SEN Inclusion Fund (SENIF)

Early years SEN Inclusion funding (SENIF) may be available to support the inclusion of children with SEND to access an early years setting. There is no separate referral pathway, it maybe part of the package of support offered following a visit from the Locality Team. This is quality assured internally.

SEN Inclusion Funding supports the inclusion of children with Special Educational Needs and Disabilities to access the Early Years Foundation Stage.

Funding can be used as a contribution towards resources that would benefit the child, training that is specific to a child’s area of need or for additional staffing to provide a higher staff ratio at certain times. The SENIF offer may vary between settings and may be offered as a one-off payment or as time limited payments depending on need, setting, and impact of the funding.

Early years targeted and specialist services referral

Disability access fund (DAF)

Disability access funding can be drawn down by early years settings (including childminders) for any child attending aged 3 to 4 years, in receipt of Disability Living Allowance.

The disability access fund (DAF) is designed to support children with disabilities or special educational needs within their chosen early years setting.

The DAF aids access to early years places by supporting providers in making reasonable adjustments to their settings and helping with building capacity (be that for the child in question or for the benefit of children as a whole attending the setting).

Funding can be used as a contribution towards resources that would benefit the child; training that is specific to a child’s area of need or for additional staffing to provide a higher staff ratio at certain times.


Only three and four year olds will be eligible for the DAF if they meet both of the following criteria:

  • The child is in receipt of child disability living allowance (DLA)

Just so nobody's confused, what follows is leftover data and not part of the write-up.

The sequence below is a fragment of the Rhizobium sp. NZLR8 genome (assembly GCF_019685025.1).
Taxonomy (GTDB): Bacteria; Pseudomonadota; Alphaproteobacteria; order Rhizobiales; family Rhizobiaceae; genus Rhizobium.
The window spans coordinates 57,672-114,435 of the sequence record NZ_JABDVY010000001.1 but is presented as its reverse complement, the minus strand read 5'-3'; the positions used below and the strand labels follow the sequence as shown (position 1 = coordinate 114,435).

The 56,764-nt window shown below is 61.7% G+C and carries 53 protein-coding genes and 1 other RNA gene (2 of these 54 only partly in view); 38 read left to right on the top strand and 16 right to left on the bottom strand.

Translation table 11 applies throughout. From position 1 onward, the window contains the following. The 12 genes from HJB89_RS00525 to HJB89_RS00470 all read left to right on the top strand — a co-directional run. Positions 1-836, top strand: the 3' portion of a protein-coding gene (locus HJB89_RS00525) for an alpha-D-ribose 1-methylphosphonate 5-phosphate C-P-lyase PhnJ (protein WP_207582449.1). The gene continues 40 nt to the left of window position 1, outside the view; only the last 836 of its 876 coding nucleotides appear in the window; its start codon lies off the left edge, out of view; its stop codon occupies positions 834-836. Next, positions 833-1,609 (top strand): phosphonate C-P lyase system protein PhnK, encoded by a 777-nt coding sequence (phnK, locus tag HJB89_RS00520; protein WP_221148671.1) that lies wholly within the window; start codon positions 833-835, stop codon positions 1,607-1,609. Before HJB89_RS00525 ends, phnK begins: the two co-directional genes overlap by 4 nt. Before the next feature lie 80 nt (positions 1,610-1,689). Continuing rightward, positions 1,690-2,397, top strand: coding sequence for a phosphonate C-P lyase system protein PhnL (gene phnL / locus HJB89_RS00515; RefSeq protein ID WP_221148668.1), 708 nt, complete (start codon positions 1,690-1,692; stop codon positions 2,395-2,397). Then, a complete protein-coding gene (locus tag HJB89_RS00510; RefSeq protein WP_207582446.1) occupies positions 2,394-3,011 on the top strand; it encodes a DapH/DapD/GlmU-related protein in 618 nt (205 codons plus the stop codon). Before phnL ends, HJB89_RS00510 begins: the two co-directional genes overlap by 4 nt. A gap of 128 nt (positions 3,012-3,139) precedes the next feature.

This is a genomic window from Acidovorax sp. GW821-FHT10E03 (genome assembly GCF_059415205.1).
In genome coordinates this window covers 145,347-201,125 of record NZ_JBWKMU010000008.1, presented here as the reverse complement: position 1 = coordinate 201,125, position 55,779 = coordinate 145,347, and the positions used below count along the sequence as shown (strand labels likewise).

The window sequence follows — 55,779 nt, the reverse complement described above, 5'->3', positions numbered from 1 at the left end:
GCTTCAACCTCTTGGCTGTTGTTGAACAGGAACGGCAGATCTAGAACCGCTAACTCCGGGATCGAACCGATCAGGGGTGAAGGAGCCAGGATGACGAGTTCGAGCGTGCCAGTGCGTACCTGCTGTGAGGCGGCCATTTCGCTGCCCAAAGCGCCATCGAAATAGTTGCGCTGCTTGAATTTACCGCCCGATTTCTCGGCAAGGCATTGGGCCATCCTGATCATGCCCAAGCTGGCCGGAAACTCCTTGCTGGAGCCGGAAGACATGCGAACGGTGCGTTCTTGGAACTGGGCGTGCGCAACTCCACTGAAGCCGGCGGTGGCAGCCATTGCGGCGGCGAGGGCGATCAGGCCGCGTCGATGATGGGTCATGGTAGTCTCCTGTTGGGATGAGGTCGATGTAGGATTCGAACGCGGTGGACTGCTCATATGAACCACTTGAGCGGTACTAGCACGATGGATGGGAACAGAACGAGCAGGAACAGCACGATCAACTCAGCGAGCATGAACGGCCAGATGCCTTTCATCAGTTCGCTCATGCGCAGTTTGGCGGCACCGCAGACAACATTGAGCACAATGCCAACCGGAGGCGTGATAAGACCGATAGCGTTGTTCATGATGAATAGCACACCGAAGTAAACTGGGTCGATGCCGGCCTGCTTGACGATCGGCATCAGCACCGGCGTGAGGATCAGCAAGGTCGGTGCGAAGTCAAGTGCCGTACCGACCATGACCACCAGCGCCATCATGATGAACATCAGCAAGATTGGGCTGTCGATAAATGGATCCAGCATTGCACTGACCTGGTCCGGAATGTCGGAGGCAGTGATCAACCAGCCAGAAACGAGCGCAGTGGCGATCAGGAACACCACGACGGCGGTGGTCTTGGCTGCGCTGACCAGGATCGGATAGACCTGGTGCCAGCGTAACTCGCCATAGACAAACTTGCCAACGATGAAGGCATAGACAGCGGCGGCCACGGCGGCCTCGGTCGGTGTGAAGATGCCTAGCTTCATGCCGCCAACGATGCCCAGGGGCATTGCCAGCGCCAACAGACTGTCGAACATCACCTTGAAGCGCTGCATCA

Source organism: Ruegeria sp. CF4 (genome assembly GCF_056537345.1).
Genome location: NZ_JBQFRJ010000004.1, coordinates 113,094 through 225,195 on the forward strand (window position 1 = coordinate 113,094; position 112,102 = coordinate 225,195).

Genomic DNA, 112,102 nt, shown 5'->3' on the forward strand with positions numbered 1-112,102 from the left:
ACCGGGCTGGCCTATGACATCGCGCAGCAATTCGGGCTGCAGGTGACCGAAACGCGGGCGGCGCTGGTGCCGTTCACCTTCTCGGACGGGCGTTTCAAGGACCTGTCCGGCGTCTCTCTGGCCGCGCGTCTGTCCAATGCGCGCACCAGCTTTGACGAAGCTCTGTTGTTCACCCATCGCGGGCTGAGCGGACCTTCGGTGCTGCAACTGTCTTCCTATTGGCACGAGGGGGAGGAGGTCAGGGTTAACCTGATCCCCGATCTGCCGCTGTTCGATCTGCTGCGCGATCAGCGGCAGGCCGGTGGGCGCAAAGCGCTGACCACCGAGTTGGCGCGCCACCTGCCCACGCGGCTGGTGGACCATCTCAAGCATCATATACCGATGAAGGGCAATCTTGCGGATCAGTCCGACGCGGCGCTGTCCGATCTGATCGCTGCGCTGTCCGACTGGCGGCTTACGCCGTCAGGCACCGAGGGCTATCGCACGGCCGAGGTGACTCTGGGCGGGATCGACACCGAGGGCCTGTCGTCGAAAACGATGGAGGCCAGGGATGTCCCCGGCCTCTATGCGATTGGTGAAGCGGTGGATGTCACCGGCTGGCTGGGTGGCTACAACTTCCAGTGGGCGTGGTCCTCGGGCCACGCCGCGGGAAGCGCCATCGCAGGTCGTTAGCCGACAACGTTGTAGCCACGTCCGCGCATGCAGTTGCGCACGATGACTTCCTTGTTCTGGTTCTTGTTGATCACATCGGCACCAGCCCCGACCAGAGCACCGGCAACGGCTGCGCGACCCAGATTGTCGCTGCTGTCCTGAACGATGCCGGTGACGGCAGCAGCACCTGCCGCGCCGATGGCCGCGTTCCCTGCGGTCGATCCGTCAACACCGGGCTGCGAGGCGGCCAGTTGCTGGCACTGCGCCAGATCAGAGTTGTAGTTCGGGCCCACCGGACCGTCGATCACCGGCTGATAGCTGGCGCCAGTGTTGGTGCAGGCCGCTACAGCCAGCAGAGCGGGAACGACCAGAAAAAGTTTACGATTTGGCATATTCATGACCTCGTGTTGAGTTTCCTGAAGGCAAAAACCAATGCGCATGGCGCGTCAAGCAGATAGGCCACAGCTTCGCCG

• The child receives free early education

Note: Four-year olds in primary school reception classes are not eligible for DAF funding. Children become eligible for free early education at different points in the year depending on when they turn three.

Disability Living Allowance (DLA) for children may help with the extra costs of looking after a child who:

  • is under 16
  • has difficulties walking or needs much more looking after than a child of the same age who does not have a disability.


  • The settings of three- and four-year-olds eligible for the DAF will be entitled to receive a one-off payment of £828 per year. The DAF is not based on an hourly rate and is an additional entitlement.
  • Children do not have to take up the full 570 hours of early education they are entitled to in order to receive the DAF. Children in receipt of the DAF will be eligible where they take up any period.

Who is responsible for identifying eligible children?

Early years providers are responsible for identifying eligible children. Providers are encouraged to speak to parents in order to find out who is eligible for the DAF. Parents of children qualifying for Disability Living Allowance will be required to provide documentary evidence of this entitlement, and providers will need to take a copy of this evidence.

How early years providers receive DAF funding

  • The local authority will fund all early years settings and childminders providing a place for each child eligible for the DAF in their area at the fixed annual rate of £828 per eligible child.
  • The DAF will not be offset against any other funding which the local authority may ordinarily be providing for children eligible for the DAF.
  • The DAF is payable as a lump sum once a year per eligible child. If a child eligible for the DAF is splitting their free entitlement across two or more providers, the local authority will ask parents to nominate the main setting. This setting will be where the local authority will pay the DAF for the child.
  • If a child receiving DAF moves from one setting to another within a financial year, the new setting is not eligible to receive DAF funding for this child within the same financial year. DAF funding received by the original setting will not be recouped by the local authority.
  • Where a child lives in one authority area but attends a provider in a different local authority, the provider’s local authority is responsible for funding the DAF for the child and eligibility checking.
  • All early years providers who are eligible to receive funding for the 3 and 4 year old early entitlement education are also eligible to receive the DAF.
  • Payment in any further years will not be automatic - the parent must provide evidence on an annual basis and the process will need to be repeated every year.